Thursday, March 3, 2016


RUBY Directed By Curtis Harrington, Starring Piper Laurie (USA, 1977)

 Reviewed By Michael Hauss

Some films I have avoided for years after their initial viewings because of the critical or personal issues I may have had with the film. So when Erok Hellhammer (aka Crankenstein) suggested this film for reviewing purposes I was less than enthused, but decided to do so because maybe the years in passing have tilted my negativity of this one a bit in a more positive direction. Holy Fuck was I wrong! This on a whole may have actually gotten worse if that's possible. The film begins in Florida 1935 and involves the gangland style execution of a man named Nicky at a lake at night, the woman he is with Ruby (Piper Laurie), seeing her man shot down in cold blood, she falls to the ground clutching her stomach, her daughter Leslie (Janit Baldwin) was born that night. We flash forward to 1951 and are introduced to a mature Ruby who runs a legitimate business and one by one the old gang members return because she found jobs for them. You see, Ruby was involved with the Dade County gang and it was some of the men she employed who were the ones that killed Nicky, under orders of the gang leader Jake. The old gangsters are being killed off by an unseen force and Vince, one of the old crooks, sends a letter to a doctor he met while in prison. Dr. Keller (Roger Davis) arrives to try and help figure out what's been going on around there. Ruby's daughter Leslie (Janit Baldwin of BORN INNOCENT and PRIME CUT fame) is a mute who seems a bit touched in the head at times, for Christ sakes she bites the doctors hand after meeting him.  It seems that Nicky has returned for some reason and uses Leslie to try and get to his beloved Ruby, who he felt set him up the night he was killed. The doctor tries to help save what's left of the gang before Nicky kills them all.
Go away Carrie, I wasn't masturbating 

Now let's talk about the issues this movie has and why it's such a lousy flick. The drive-in that Ruby owns that must have been the grounds of a ritzy club way back when is playing the film ATTACK OF THE 50ft WOMAN which was released in 1958, with our film currently residing in 1951. The Doctor Keller figure is not a medical doctor but a parapsychologist, which makes him a paranormal investigator,  as Vince says "the guys in the pen used to say you could talk to the spirits," not sure how many prisons in the 1930's employed a parapsychologist and he states that he's another kind of doctor also, I might have been dozing off. Piper Laurie as Ruby Claire, who had a chance to be a star as a singer and an actress, but lost her Hollywood contract through her association with Jake and his gang.

you'll need an Allison Hayes sized extra large coffee to endure this snoozer

Laurie is so over-dramatic in the part, she reminded me of some of the lampooned characters performed by Carol Burnett on her show, where she had skits about old actresses and their over dramatic turns. Laurie is awful and grating in the part, the gun moll tough stuff is hard to get and her either drunken or crazy moments are humorous. One other note is when Vince describes Leslie early in the film as as a quiet girl, when in the movie she's a mute who had never said a word. The film was made to cash in on the hit movie CARRIE (which also starred Laurie) from the previous year and even a bit of the EXORCIST is thrown in when Leslie becomes possessed by her father Nicky and speaks in a deep manly voice, another influence is SUNSET BOULEVARD and the aged star, not coming to grips with her current situation out of the limelight.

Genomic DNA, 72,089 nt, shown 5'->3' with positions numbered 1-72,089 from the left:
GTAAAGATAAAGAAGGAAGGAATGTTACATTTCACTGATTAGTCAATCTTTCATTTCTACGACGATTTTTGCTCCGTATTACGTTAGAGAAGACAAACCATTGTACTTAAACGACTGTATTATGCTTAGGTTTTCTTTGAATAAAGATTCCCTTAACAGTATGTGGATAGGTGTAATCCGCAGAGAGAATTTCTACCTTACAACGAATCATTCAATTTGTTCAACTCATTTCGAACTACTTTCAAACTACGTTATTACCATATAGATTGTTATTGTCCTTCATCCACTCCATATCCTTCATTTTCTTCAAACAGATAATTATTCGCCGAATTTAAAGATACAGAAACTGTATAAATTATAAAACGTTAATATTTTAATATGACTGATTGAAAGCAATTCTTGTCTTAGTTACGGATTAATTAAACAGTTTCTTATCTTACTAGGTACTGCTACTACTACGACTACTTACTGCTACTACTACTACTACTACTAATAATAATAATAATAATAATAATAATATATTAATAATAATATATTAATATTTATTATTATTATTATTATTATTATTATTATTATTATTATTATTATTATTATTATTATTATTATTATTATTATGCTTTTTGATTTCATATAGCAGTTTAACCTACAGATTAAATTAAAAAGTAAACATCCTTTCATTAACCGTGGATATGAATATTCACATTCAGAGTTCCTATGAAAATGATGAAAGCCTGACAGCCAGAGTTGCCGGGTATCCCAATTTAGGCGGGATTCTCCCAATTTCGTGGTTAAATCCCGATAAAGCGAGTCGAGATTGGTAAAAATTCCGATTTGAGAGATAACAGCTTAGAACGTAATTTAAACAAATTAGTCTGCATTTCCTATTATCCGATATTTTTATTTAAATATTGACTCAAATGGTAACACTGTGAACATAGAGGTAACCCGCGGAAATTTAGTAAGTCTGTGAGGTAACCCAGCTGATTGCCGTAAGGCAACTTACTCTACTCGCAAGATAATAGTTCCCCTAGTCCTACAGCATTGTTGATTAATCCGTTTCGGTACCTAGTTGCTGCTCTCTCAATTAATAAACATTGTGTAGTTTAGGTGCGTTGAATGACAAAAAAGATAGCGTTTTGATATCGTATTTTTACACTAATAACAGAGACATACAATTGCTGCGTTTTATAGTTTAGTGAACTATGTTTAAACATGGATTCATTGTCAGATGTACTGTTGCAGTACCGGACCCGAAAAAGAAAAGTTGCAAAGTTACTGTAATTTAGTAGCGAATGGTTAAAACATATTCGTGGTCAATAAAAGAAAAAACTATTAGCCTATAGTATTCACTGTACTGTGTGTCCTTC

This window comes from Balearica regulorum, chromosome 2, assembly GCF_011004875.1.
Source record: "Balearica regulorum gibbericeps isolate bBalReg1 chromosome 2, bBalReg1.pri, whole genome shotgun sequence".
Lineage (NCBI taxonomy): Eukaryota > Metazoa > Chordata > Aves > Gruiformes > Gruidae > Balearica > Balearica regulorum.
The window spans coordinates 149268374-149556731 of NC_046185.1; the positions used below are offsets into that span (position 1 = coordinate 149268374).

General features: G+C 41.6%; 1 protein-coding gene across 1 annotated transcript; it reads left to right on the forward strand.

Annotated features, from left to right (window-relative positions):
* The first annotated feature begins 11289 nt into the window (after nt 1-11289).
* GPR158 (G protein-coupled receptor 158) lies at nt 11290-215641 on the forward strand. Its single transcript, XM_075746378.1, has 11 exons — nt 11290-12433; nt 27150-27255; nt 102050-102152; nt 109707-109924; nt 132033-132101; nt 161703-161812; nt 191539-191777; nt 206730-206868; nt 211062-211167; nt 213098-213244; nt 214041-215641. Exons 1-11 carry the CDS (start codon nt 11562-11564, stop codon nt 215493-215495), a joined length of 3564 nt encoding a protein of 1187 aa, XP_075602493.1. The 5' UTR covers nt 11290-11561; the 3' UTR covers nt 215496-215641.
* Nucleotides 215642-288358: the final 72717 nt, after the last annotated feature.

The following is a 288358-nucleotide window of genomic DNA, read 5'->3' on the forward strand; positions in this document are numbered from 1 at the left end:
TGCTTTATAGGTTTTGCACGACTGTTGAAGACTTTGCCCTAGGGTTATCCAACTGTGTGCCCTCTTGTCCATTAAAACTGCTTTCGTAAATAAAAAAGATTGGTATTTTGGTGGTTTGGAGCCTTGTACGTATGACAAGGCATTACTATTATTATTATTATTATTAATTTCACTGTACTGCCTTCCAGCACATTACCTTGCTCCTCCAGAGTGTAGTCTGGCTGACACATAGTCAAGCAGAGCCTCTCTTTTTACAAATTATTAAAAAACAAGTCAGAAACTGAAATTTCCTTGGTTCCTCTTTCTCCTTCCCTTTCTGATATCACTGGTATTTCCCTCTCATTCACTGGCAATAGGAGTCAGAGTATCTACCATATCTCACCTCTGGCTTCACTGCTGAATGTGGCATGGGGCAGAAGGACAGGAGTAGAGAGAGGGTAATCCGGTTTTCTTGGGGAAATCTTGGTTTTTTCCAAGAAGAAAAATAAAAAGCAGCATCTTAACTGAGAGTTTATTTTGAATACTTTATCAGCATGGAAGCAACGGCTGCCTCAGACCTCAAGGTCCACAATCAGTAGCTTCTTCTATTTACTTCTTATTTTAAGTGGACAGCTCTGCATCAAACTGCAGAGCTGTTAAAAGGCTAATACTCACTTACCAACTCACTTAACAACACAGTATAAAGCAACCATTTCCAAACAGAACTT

They modeled those 80's Glo Worm's after my likeness

The film does have a few worthy moments and when they show Nicky who has returned from the grave, not aged but with the bullet holes and blood still fresh on his face is frighteningly eerie, a returned embodied Nicky instead of as a spirit would have helped this film considerably. The direction of the film is fine, but it's handled in soft focus, that becomes annoying after awhile and takes away from the scares. Stuart Whitman is around as Vince and does a decent job, he's the only really sympathetic character out of the lot. The killings are decent but two impaled deaths are a bit much, but they are done well. The death of Jake with a knife planted in his chest and his wheelchair rolling about is a great realized death scene. The drive-in should have been explored a bit more than it was, but still what's filmed there is very cool, including the first kill of the film inside of the protectionist booth with a death by hanging loops of film. The film took me two successive nights for me to get through and is very boring at times, with that soft, soft focus, kept making me want to wash my glasses off, like they were smudged.

Well . . . David Letterman, do you like this fucking coffee or not?

The film was directed by Curtis Harrington best known for his exploitation films WHAT THE MATTER WITH HELEN (1971, USA) and WHOEVER SLEW AUNTIE ROO (1972, USA). Take it from me, your life's too short to suffer through this. Uncle Leo from the SEINFELD show is there as one of the gangsters, but has precious little screen time, but does end up dead in an odd place.
One last note, Fred Kohler Jr., who's appeared in many b-movies during his long career is along as Jake, who's confined to a wheelchair and does not speak, just sits with hands trembling until his stylish demise. (Editors notes, I've fallen asleep countless times trying to watch this flick and during a Fandor trial patted myself on the back after making it through dozing off half way thru not withstanding, extra special thanks to Mike for suffering through this for us all).


I told you not to eat those Castleberry pit beef drive-in sandwiches Uncle Leo!

Orson this is Mearth calling, I'm trapped in that egg again.

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